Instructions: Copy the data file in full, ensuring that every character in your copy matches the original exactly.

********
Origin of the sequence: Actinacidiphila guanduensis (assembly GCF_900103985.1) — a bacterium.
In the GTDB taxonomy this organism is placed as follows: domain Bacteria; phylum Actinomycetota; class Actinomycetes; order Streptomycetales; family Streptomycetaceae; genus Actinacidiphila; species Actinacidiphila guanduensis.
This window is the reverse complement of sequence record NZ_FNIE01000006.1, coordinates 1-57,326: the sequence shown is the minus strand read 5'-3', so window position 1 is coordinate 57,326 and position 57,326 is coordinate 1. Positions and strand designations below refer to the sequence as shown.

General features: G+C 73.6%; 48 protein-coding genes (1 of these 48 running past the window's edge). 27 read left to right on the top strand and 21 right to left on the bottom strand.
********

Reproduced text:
Origin of the sequence: Actinacidiphila guanduensis (assembly GCF_900103985.1) — a bacterium.
In the GTDB taxonomy this organism is placed as follows: domain Bacteria; phylum Actinomycetota; class Actinomycetes; order Streptomycetales; family Streptomycetaceae; genus Actinacidiphila; species Actinacidiphila guanduensis.
This window is the reverse complement of sequence record NZ_FNIE01000006.1, coordinates 1-57,326: the sequence shown is the minus strand read 5'-3', so window position 1 is coordinate 57,326 and position 57,326 is coordinate 1. Positions and strand designations below refer to the sequence as shown.

General features: G+C 73.6%; 48 protein-coding genes (1 of these 48 running past the window's edge). 27 read left to right on the top strand and 21 right to left on the bottom strand.